For fans of The Social Network film, Jim Pattilo has a post at the DRI Today blog entitled simply: “End of the Line for Winklevoss Twins in Facebook Appeal.”

Don’t forget: You can follow Abnormal Use on Twitter at @gwblawfirm. (In fact, check out our GWB 2.0 website for all of our social media endeavors as a blog and law firm.).

Wacky Warning Labels Finalists–A Commentary on the State of Affairs in Products Liability Law

Last week, we heard an NPR story about a Wacky Warning Label Contest put on by a man named Bob Dorigo Jones, a Senior Fellow at the Center for America.  According to its website, the Center for America’s mission is “to educate, motivate, and empower Americans to expand skills, entrepreneurship, prosperity and freedom.”

The contest works like this:  People submit entries for the product warning labels which “entertain[] and alarm[] the nation about the lawsuit-happy culture and the lengths to which companies must go to avoid lawsuits.”  People can venture online and vote for their favorites, and there are even cash prizes for the contest winners.  We here at Abnormal Use like the concept of this contest: highlighting the ridiculous lengths to which manufacturers must go to protect themselves from lawsuits, and to protect people from their own lack of common sense.

For instance, here is one of the finalists:

You can view all of this year’s finalists here.  The contest has been going on for fourteen years.  Some information about the 2010 contest can be found here.  The winners of the 2011 contest will be announced in June.  We can’t wait, and we’ll be sure to let you know which warning label wins.  In the meantime, we’d like to hear your thoughts about the most absurd warning labels you’ve encountered, either as a consumer or legal professional.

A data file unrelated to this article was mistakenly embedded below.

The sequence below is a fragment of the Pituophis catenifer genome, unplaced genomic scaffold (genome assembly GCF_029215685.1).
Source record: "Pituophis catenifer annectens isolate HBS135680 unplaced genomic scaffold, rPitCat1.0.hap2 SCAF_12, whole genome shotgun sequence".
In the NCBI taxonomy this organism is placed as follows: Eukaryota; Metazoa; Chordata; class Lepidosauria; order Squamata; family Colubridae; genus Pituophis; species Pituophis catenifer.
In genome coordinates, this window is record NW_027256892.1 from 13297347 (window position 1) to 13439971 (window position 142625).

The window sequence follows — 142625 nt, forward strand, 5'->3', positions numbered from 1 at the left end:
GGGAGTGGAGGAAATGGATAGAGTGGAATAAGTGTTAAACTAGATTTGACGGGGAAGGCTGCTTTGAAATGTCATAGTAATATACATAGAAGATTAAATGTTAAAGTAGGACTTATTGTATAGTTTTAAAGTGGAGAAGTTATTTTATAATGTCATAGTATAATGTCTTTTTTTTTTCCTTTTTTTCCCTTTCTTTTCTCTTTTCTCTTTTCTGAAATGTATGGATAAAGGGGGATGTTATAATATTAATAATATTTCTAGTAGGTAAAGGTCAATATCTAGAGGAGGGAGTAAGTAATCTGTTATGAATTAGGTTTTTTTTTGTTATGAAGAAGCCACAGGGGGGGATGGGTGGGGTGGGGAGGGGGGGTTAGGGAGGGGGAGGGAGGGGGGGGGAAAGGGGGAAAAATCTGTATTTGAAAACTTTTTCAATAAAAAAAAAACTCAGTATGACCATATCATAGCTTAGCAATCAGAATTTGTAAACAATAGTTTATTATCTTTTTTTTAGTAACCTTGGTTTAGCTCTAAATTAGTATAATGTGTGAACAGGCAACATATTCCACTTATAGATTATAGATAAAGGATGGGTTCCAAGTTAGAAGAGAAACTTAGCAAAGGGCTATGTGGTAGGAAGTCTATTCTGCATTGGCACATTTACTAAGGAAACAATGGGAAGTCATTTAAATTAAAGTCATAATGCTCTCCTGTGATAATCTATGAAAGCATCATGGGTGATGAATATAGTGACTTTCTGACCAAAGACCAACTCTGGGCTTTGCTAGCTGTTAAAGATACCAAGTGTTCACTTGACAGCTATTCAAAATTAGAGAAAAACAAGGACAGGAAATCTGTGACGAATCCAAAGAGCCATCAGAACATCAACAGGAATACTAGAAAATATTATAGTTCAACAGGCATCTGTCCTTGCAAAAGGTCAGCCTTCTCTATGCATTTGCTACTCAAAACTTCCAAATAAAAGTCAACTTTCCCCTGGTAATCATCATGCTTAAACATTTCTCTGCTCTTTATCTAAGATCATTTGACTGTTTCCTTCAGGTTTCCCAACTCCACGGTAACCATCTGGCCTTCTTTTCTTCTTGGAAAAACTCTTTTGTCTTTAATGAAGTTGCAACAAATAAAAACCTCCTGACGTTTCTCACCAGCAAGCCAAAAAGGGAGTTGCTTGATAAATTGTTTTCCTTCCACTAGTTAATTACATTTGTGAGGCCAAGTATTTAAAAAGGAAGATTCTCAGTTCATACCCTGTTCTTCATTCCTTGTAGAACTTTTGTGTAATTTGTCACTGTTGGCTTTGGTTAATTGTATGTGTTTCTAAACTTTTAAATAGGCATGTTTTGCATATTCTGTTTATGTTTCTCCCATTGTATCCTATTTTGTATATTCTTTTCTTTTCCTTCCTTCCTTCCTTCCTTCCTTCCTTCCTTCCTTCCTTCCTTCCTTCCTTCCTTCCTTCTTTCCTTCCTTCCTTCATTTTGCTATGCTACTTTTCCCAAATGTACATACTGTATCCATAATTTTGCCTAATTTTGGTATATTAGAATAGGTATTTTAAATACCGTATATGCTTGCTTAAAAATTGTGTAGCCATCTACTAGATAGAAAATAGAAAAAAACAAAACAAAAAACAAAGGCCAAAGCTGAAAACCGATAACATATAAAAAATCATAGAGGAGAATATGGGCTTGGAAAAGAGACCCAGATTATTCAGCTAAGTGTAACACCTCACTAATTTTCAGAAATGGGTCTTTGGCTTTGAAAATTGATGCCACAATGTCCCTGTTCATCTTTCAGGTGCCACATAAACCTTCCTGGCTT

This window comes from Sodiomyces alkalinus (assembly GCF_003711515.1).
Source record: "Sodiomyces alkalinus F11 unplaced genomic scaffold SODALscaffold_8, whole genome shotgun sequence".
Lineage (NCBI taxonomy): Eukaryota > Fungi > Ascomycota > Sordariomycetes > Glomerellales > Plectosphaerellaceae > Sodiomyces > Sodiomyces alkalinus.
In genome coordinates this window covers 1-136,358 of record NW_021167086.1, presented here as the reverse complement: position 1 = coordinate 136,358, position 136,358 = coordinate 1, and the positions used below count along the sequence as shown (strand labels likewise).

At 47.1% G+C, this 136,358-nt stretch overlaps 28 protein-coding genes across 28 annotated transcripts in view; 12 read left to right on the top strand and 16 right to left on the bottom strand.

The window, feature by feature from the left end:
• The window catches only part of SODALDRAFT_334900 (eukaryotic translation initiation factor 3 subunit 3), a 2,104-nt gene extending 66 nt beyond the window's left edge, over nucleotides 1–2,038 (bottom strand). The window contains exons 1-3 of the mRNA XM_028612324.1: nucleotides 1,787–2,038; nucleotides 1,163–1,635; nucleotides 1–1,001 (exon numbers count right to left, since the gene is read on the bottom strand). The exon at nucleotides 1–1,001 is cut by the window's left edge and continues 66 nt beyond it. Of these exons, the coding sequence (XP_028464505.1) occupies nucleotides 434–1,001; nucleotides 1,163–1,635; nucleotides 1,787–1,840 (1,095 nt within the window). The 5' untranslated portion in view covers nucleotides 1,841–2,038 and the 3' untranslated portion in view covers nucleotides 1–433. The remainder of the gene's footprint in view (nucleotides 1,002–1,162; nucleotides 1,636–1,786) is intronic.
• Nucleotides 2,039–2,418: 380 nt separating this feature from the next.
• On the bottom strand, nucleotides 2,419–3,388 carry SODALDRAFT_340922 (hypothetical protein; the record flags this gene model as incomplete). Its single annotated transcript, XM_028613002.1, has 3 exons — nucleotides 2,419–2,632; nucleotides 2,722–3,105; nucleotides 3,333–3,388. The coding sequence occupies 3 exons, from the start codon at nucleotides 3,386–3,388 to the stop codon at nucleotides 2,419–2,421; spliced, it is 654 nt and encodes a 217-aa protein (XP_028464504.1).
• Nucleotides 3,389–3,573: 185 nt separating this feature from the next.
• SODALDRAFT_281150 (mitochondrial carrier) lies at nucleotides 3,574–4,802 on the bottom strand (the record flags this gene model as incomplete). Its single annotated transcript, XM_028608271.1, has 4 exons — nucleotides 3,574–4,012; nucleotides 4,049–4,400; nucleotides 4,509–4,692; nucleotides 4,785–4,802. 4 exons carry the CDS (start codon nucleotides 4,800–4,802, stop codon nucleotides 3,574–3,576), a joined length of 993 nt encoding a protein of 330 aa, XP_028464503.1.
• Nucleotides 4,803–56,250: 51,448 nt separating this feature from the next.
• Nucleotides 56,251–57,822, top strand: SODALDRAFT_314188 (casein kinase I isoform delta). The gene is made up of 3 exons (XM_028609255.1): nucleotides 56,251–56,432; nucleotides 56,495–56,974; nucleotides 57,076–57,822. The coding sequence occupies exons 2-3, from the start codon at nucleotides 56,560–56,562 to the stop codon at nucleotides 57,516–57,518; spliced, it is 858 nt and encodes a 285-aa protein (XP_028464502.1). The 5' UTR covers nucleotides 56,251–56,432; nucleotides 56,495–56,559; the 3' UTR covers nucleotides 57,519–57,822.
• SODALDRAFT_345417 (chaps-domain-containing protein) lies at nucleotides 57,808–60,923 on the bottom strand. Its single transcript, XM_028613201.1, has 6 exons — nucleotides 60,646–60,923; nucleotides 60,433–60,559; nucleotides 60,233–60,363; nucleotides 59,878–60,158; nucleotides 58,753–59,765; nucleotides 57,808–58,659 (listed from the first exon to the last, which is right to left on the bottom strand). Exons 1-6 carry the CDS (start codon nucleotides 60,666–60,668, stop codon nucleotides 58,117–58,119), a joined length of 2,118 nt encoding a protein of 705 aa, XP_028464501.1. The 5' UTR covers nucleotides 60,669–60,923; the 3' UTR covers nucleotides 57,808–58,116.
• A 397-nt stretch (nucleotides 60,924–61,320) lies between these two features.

North Carolina Takes the Rare Hamburger Off the Menu

On The Discovery Channel’s Man vs. Wild, Bear Grylls travels to some of the globe’s most remote areas to demonstrate how a stranded traveler might survive.  Notable among Grylls’ survival techniques is his penchant to catch and eat snakes – raw.  Raw snake does not sound appetizing to our sophisticated palates, but allow me to commend Grylls for demonstrating the benefits of consuming meat in its most natural form.  While these animalistic methods might be useful on Man vs. Wild, North Carolina isn’t buying it.

Last week, our friends at Overlawyered alerted us to a law in North Carolina which makes serving rare or medium-rare hamburgers illegal.  According to this report from America Online, the North Carolina Division of Environmental Health requires that restaurants cook ground beef to an internal temperature of 155 degrees Fahrenheit.  The restriction, which does not apply to steaks, has been implemented to reduce the likelihood of Salmonella and Escherichia coli O157:H7.

While we admit that the sight of a bleeding piece of meat may actually be less appetizing than a live snake, we must question the necessity of the North Carolina regulation.  There is no fault in trying to protect the health and safety of your citizens, and there is no disputing the contamination concerns of ground beef.  However, it seems a little un-American to dictate how a hamburger is to served .  We need to check with Justice Scalia, but certainly the Framers of our Constitution intended free hamburger choice to be an inalienable right.